|Top Row Rashad
Jabri from Peace in the Hood at a Gang Summit, Jackson Browne, Bonnie
Hanley, John Trudell, Disposable Heroes of HipHopcracy, Converge, Tom
Lablanc, David Crosby holding photo of Hiroshima survivor who is
holding Crosby's son, the black and white photo he is holding is taken
by Tom Conant. The Goddess Blue with snake. Ziggy Marley. Santana.
Howard Zinn’s Rage Against
By Charles M. Young, Rolling Stone 10 17 1996.
A People's History of the United States. And You Can't Be Neutral on a Moving Train; A Personal History of Our Times. Zinn
Zinn: The orthodox definition of power tells you that the people who hold political office and the people with the most money are the most powerful and everybody else has no power. But what happens again and again in history is that regular people by the simple act of getting huge numbers of themselves together can cause the people with power to surrender. Henry Ford had everything. He had guns. He had secret police, he had money. His workers had nothing except the right to withhold their labor and when they did, in unison, Ford was helpless. He had sworn he would never sign a contract with a union and then he did.
Young: Right, now there's a very popular rock band called Rage Against the Machine They're overtly revolutionary and are big on arming the peasants and storming the citadels of power. But in the past you've always made the case for minimal violence, if not nonviolence.
Zinn: I can't call myself an absolute pacifist. I can't claim that historically you can make change without any violence. But I do think violence is dangerous for any movement. Violence is sort of a confession of inept organizing. The Weather people believed in bombs and they were a very small number of people. They didn't have the patience to do the long term organizing of people into movements, movements that will engage in militant actions and militant actions that may result in violence. If you organize enough people to take actions, the government will bring out the bombs and guns. Some violence is inevitable. But I think the strike is a much more powerful weapon than the guerilla attack. The revolution will not take place at the polls by political means. And it will not take place by grasping for power at the center. That's why the anarchists didn't believe in the Bolshevik Revolution. They didn't believe you could just take power in Moscow and St. Petersburg, because then the revolution would be from the top down. The only way you can have a real revolution is to organize people all over the place and when you get to the point that you can call a general strike, you bring society to a halt. The people in power cannot use their power then because there are too many fires to put out. I've written about violence and my experience as a violent man in the Air Corps during World War II. Violence on the level of war is not even a question for me. Even for a good purpose, war is absurd. By its nature, by its technology, war has become so massive and indiscriminate that no possible good can come of it. The violence of revolutionary movements is more complex. It's hard to argue against those who take up arms against a brutal terrorist regime, but they have to be very careful to avoid indiscriminate violence and thereby lose the people they are trying to help. To some extent that happened in El Salvador. When I went to demonstrations during the anti-war movement, if some guy wanted to throw a rock through a store window to express his rage, Id stop him if I could. If he went ahead and threw the rock, I thought two things; 1. This person is a nut who hasn't thought through what he's doing. 2. He works for the FBI. He's a provocateur. The FBI loves to do things like that, to make movements look bad by sending in very scummy people to suggest ugly actions.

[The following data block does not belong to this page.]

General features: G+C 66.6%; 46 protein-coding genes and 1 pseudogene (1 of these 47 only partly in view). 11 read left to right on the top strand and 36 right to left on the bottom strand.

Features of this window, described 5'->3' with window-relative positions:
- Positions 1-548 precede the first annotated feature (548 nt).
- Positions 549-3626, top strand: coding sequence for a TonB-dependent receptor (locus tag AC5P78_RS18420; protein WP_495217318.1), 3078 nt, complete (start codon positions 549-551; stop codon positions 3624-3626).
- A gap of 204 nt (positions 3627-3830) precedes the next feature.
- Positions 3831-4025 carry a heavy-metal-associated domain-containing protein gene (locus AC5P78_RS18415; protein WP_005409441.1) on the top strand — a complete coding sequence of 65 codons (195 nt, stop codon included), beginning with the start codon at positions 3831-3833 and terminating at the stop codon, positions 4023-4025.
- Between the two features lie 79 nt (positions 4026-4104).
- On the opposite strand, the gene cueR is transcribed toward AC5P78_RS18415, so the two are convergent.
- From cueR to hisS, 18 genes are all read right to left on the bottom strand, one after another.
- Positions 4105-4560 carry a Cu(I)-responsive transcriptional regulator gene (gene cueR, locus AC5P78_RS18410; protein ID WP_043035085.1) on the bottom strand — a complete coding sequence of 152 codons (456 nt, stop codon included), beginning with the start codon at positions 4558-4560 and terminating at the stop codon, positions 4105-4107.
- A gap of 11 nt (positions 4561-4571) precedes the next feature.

President Clinton seems like a guy who has completely internalized authority after a brief fling at disobedience when he was avoiding service in Vietnam. He hasn't gotten us into any wars, but he bombed Baghdad, Iraq, after the supposed plot to assassinate George Bush in Kuwait and killed at least 6 people who bore no moral responsibility for original infraction, if it ever happened.
You weigh the uncommitted violence against Bush, who was hardly an innocent person, against a very clear act of violence against innocent people and that bombing was a monstrous act. I don't know if you remember when President McKinley was assassinated, in 1901 (I always like to talk about current events.) He was assassinated by this…I guess you could call him a madman. I hesitate to call assassins mad just because their target is the president. It could be a rational decision. Then there are all these presidents who commit murder, and we don't call them mad. Nobody called McKinley mad for killing a million people in the Philippines, but they called this guy Czolgosz mad for killing McKinley. They also described Czolgosz as an anarchist a dubious description. He was a little off his nut, and he'd attended some anarchist meetings. But he wasn't an anarchist in any important sense. The real anarchists immediately dissociated themselves from him, except for Emma Goldman. She said he didn't agree with his act but refused to condemn him. If she condemned him, she would have to condemn lots of other people who had done worse things, and she could understand his rage after all of McKinley’s atrocities.
Martin Luther King Jr., the apostle of nonviolence, had a similar reaction to the riots that broke out all across the country in the spring of 1967. All these reporters were asking, “What do you think of all these blacks who are running through the streets and breaking into stores and who knows what?” He refused to condemn them. He said he understood what motivates them and you should understand it too, or you're going to be in for a lot more of it.